While studying at Johns Hopkins, Herty had made friends with a man named George Petrie. He later became a faculty member at Auburn»and that university's first football coach. Through their friendship, Herty and Petrie arranged a football game between Georgia and Auburn. On February 20, 1892, the two teams met in Atlanta's Piedmont Park. It was the start of the South's oldest rivalry. Auburn beat Georgia, 10-0. The sport caught on in a hurry»and fed into the region's primal instincts. Writer W. J. Cash described "the southern pioneer [who] began to exhibit a kind of mounting exhultancsic, which issued in a tendency to frisk and cavort, to posture, to play the slashing hell of a fellow»a notable expansion of the ego testifying at once to his rising individualism and the burgeoning of the romantic and hedonistic spirit." Many southern "slashing hell fellows" would play football, and the fans would latch onto its spirit.

The Southeastern Conference (SEC) began play a few decades later, in 1933. There were thirteen teams originally, and ten of those universities are still SEC members: Auburn, Alabama, Florida, Georgia, Mississippi, Mississippi State, Kentucky, Louisiana State, Tennessee, and Vanderbilt. Georgia Tech, Tulane, and Swanee dropped out, and in 1992 two new schools joined, Arkansas and South Carolina. At that time, the twelve team conference was divided into divisions-East and West. The winners of each division play annually in Atlanta for the SEC championship.

How much do southerners care about football? Not long after Bill Curry took over as coach at the University of Alabama in 1989, his wife got a call from the couple's Methodist minister in Atlanta. The minister, Bill Floyd, asked Mrs. Curry how the couple was faring. "Well," she replied,"you know football is a religion down here."Oh, no," said Floyd, "it's much more important than that."

How true. In the SEC, the football traditions are old and deeply cherished. In fact, college football is one of the few things which, in a sense, divides the South. When the time comes to tee up the pigskin, the South stops being a region and reverts to earlier times: it becomes a collection of hugely competitive states, each with an overweening pride in its major-college football team. Autumn Saturdays are reserved for feuding-for trash-talking and a settling of grievances as twenty-two young men throw themselves at one another on verdant fields»in Oxford and Knoxville, Gainesville and Tuscaloosa, Auburn and Athens, Baton Rouge, Lexington and Starkville.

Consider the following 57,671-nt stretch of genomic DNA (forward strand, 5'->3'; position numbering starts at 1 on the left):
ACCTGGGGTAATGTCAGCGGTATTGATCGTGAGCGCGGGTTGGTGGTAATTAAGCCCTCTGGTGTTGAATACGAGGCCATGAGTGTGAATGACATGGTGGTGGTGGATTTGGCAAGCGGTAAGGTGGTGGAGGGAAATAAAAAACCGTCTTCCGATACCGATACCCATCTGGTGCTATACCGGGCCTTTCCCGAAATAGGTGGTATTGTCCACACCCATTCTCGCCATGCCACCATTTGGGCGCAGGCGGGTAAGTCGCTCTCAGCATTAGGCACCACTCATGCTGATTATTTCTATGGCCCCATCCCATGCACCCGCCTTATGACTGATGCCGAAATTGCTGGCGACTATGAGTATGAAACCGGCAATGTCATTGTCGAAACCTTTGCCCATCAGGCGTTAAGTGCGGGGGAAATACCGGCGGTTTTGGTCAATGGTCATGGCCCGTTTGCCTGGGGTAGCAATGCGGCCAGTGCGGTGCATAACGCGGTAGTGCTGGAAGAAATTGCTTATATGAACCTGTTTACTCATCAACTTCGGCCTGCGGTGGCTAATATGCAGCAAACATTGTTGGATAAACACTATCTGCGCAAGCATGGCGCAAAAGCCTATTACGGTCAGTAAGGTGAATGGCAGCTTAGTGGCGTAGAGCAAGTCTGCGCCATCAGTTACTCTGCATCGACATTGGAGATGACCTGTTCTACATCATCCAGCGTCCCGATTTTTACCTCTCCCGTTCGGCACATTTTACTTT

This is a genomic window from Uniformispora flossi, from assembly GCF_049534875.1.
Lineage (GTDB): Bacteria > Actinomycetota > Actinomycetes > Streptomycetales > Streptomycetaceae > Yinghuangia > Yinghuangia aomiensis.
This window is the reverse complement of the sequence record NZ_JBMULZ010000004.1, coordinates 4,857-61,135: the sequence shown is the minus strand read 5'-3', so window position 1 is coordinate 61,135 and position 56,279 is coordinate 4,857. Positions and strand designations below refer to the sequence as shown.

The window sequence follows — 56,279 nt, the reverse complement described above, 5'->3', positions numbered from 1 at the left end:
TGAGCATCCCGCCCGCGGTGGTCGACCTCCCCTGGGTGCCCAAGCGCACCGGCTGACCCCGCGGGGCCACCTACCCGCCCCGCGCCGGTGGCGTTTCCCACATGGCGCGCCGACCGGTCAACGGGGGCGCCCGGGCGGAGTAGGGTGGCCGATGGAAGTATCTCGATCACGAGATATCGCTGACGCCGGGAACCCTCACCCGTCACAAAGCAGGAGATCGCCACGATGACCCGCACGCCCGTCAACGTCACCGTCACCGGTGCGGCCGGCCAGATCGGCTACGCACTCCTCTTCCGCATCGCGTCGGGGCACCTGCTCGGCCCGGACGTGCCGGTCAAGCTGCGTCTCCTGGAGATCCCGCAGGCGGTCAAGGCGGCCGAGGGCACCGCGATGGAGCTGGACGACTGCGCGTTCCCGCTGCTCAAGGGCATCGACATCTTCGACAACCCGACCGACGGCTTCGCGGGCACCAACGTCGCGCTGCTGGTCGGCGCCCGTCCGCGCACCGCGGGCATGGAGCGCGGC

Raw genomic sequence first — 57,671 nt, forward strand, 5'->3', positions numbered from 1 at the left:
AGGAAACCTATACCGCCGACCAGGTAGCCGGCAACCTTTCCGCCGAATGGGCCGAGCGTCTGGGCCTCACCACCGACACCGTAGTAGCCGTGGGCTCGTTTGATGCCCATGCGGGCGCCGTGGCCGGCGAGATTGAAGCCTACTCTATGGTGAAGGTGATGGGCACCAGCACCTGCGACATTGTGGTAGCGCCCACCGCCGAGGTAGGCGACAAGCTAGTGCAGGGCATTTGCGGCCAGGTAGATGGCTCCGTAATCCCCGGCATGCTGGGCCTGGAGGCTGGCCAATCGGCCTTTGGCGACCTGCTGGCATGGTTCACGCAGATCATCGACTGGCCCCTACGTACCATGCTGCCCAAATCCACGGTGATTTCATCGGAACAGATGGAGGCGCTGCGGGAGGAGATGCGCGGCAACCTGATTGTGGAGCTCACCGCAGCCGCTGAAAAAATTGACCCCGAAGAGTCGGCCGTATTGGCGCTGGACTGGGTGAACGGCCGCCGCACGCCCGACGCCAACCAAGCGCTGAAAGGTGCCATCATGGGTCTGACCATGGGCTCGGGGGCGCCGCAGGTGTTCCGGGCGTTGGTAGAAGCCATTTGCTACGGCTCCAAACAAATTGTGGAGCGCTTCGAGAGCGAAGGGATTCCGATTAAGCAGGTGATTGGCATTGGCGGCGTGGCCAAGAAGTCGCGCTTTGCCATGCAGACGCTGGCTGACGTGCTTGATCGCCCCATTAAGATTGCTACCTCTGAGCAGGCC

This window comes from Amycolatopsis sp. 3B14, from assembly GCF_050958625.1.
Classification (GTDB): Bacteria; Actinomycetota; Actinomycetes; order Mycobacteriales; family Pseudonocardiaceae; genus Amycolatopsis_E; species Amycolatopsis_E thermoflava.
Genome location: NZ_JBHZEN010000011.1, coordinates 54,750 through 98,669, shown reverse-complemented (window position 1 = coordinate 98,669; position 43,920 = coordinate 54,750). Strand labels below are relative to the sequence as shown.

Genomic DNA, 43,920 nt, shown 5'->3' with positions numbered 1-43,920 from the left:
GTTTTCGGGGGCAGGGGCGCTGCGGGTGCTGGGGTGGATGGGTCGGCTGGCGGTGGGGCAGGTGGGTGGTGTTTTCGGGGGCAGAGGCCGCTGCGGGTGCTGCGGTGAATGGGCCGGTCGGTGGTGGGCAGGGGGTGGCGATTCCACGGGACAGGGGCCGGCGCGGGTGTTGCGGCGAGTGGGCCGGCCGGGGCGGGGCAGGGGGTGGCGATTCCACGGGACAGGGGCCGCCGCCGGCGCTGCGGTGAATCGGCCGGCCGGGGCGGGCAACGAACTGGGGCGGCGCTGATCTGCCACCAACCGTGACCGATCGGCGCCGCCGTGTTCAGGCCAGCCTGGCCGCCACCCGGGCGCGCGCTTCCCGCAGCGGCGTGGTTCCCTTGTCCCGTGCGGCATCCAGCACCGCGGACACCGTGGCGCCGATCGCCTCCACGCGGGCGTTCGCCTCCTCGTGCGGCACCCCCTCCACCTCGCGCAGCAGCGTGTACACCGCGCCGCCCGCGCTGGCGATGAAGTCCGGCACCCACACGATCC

Football games? They're atavistic, primal fights»two-men-in-a-steel-cage survival tests»and, as some would joke, those are just the fans. At issue: who's got the toughest and most talented group of athletes, who can claim bragging rights in a sport that falls just behind God and family on the region's priority list. "College football touches people here," says Charles Wilson, who heads the Center for the Study of Southern Culture at Ole Miss. "It's very much tied up with our value system."

"Ten minutes till Alabama-Tennessee," proclaims the public address man at Bryant-Denny Stadium in Tuscaloosa. If you are in any way associated with either of those states, either of those universities, that simple utterance»signifying that the annual blood match is about to commence»will send chills down your spine. If you've ever spent Saturday night in the Swamp, a raucous bandbox that's home to Steve Spurrier's Florida Gators, you will need no further tutoring on the shibboleths of major-college southern football. It is nothing but intense. SEC football is Georgia fans collectively woofing like, well, dogs. (Georgia has got some of the best expressions in college football: the Bulldog defense is expected to "hunker down," the players wear "silver britches," and when things are going well, the fans yell: "Go you hairy dogs!") SEC football is the Louisiana State University (LSU) band playing "Tiger Rag" and making a four-corner salute to a Cajun crowd stoked up on crayfish and bourbon; it's the Auburn Plainsmen and their Toomer's Corner tradition (the students "roll" trees outside Toomer's drug store after every home victory); it's the soft strains of Dixie (toned down in recent years) wafting over a Mississippi Saturday night.

Football matters in the South. It matters whether Tennessee can whip Alabama»or vice versa; whether Georgia can beat Florida; whether LSU can topple Ole Miss; whether Auburn can wax South Carolina»not in the cosmic scheme of things, of course, but very deeply in the practical sense. "In the SEC, every Saturday game is like the Super Bowl," says Jesse Palmer, a Canadian-born quarterback for the University of Florida. The psyche of states, the self-esteem of alums and students, and the economic well-being of the modest burghers in these quaint, gritty college towns all hang in the balance on game days. "Football has a life of its own down here," says SEC Commissioner Roy Kramer.

Energy and Passion

Bragging Rights
by Richard Ernsberger

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Excerpt Sections

Roughnecks and Romance: An Introduction to the SEC

Energy and Passion

A Secret Weapon

Downgrade Football?

Pressure Cauldron

On the Road

Fathers and Sons